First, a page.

I’m having trouble taking in the idea of this tsunami…I’m not traumatized by it, and I don’t think I know anyone directly affected by it, but it’s impacted a lot of places that I went to in my travels. There’s this eerie sense of “He can’t be dead—I know him!”
From the AP News:
Bodies were pulled from roadsides, orchards and beaches at Khao Lak resort, where the Swedish tour operator Fritidsresor said 600 Swedes had not been accounted for.
Jimmy Gorman, 30, of Manchester, England, said he saw 15 bodies, including up to five children and a pregnant woman, on Phi Phi island, one of Thailand’s most popular destinations for Westerners,
“Disaster. Flattened everything,” Gorman said. “There’s nothing left of it.
I keep thinking of the ten days or so I spent in Khao Lak—it’s a tiny little village, really more a strip of tourist bungalows right next to the sea. It’s so small that when the bus dropped me off, I thought there had been some kind of mistake…there were a few clumps of buildings and something that looked like a tourist shop, but no main street , just the highway running through–more like a rural outpost of some suburb than a real town on the map. It didn’t even have its own market—you had to go one or two towns up (or down) to buy food, about a thirty minute ride. (We actually made the trip out to the morning market one day, and I remember thinking it had nothing particularly interesting.) There were rubber plantations nearby—trees set for tapping—and I walked through the plantation for a short time–the rubber trees fascinated me, because I’d never thought of rubber growing on trees before, even though it does. (I didn’t write about it because the photos weren’t all that interesting, and I couldn’t find a worker to ask about the process.)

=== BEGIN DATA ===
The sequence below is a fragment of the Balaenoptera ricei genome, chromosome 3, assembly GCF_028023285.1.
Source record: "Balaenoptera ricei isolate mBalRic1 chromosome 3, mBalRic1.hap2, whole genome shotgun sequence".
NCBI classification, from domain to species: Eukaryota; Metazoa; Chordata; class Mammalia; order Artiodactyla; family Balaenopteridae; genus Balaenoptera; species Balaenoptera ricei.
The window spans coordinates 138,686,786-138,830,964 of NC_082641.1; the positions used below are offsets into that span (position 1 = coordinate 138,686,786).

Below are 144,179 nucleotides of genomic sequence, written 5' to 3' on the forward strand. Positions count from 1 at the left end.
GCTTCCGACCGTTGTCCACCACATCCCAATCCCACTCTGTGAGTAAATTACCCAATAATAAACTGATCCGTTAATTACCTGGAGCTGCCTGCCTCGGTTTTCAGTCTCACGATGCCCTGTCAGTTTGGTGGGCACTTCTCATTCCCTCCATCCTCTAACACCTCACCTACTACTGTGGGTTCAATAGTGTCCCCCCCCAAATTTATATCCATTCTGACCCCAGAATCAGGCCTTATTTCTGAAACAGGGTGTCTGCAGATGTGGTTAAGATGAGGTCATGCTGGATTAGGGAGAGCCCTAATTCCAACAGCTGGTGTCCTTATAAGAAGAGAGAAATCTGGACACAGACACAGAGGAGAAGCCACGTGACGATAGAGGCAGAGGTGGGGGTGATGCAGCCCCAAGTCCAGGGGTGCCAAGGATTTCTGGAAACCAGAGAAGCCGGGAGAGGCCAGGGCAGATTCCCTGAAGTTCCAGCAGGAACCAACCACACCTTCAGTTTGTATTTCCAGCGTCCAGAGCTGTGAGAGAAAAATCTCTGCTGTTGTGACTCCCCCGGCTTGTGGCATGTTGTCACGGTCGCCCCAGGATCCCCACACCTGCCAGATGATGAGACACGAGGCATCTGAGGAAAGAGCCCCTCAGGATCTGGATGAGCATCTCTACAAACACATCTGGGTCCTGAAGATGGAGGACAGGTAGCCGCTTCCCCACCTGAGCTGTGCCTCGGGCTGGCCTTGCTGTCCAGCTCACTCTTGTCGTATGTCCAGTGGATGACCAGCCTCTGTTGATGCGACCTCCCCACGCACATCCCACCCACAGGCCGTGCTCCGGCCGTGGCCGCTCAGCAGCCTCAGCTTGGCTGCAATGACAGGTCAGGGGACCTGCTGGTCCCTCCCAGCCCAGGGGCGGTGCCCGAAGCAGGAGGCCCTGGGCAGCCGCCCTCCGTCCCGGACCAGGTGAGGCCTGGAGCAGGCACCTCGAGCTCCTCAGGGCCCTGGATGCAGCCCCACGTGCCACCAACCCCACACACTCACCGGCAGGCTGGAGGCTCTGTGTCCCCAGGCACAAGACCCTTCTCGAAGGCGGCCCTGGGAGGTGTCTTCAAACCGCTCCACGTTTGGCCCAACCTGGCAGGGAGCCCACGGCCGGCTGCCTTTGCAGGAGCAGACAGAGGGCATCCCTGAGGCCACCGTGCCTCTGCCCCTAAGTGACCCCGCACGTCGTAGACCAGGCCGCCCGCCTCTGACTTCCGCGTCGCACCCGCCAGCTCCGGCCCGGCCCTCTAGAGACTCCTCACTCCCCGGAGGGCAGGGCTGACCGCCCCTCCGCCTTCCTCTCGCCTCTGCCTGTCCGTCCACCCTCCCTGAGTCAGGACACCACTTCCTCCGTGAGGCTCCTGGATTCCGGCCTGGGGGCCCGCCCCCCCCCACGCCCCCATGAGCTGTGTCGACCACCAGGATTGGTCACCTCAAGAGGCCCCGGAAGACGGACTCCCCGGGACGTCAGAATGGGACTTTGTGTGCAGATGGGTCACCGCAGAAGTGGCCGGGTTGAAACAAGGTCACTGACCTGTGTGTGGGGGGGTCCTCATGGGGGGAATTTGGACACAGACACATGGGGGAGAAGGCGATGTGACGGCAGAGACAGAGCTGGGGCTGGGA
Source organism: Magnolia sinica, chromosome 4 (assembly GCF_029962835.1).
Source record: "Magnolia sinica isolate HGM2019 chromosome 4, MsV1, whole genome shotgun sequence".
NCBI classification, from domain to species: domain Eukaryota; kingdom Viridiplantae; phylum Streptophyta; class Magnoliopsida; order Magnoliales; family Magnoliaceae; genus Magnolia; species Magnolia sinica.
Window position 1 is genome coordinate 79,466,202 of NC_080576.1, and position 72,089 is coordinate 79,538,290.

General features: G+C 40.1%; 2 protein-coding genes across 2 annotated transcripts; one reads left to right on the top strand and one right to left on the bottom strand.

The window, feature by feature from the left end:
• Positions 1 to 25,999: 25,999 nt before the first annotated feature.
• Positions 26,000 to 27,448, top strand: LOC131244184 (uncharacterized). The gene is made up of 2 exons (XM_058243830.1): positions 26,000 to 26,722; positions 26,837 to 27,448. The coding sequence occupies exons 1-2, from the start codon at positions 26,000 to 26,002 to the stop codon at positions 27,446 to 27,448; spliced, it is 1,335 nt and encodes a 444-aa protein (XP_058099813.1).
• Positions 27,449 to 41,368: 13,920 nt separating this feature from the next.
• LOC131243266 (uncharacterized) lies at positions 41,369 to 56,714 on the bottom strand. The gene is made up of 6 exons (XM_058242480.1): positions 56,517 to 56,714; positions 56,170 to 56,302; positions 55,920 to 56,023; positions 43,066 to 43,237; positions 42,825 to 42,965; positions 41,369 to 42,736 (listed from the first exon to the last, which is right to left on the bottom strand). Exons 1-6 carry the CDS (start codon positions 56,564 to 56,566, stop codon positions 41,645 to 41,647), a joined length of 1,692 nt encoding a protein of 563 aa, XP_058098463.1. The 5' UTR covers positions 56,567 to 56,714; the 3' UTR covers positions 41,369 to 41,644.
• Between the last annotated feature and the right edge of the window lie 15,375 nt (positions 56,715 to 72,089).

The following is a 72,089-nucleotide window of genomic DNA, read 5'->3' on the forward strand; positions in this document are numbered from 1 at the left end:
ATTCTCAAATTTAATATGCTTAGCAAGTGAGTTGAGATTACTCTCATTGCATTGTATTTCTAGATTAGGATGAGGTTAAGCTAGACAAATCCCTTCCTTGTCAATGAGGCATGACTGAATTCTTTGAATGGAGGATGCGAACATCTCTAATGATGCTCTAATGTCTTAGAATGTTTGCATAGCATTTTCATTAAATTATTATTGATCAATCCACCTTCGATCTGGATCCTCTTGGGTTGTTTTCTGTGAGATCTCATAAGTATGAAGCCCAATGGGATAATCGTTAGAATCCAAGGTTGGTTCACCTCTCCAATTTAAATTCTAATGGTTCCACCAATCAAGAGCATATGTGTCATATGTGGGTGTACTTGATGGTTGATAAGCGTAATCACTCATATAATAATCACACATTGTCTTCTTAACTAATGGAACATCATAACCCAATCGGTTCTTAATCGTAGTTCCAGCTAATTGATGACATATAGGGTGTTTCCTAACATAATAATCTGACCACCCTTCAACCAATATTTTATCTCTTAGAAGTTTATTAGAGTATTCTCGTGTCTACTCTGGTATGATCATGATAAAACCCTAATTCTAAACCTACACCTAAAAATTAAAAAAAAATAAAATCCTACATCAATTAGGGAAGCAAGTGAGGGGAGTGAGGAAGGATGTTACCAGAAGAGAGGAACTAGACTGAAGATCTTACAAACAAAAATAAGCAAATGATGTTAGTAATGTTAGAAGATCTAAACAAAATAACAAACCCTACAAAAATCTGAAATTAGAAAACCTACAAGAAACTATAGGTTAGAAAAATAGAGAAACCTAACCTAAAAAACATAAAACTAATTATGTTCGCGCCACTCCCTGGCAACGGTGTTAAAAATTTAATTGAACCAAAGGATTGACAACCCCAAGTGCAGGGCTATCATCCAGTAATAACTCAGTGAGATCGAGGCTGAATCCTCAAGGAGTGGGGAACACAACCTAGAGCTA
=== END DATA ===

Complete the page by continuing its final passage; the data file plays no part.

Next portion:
But the whole town was really no more than a small scattering of buildings, eight or nine guesthouses and four or five diving companies, all set right against the shoreline, for Western tourists/divers. There’s no way it could stand up to a tidal wave, the whole thing would be swept away.
Oh. Wait. Looks like it was.
Still very weird. I could still tell you exactly how I got down to my room (where I was staying while registering for the dive, getting beginning diving lessons, etc.)—go down a little path of pebbled concrete, turn right at the second clump of buildings–being careful to step on the round flagstones–rough brown wooden walls, and I think a very cute little frog living in a corner of the bathroom, and once a gecko. Air conditioning, and a decent sized bed, and I think there *might* even have been a TV. One of the nicest places I stayed.
It’s really, really weird to think of it all being gone.
I think I was on PhiPhi Island as well, but am less certain about that…I remember passing through an utterly beautiful island while we were diving, white sand in the stereotypical brilliant blue water (it really was that blue you see in photos), nice place but you couldn’t stay overnight. I’m not sure if that was PhiPhi Island or not…but whatever it was, it surely got flattened as well. I’d be surprised if the coral reefs where I went diving didn’t get hit, too.
It’s all very…strange.
I hope my diving instructor is OK…this is tourist season, so I hope she’d moved on to another dive site by now.
It’s just really, really weird to think of places you’ve been being wiped out like that. It’s not like a hurricane, where you rebuild, or an earthquake, which doesn’t usually topple entire cities. But I’d bet that Khao Lak is simply….gone.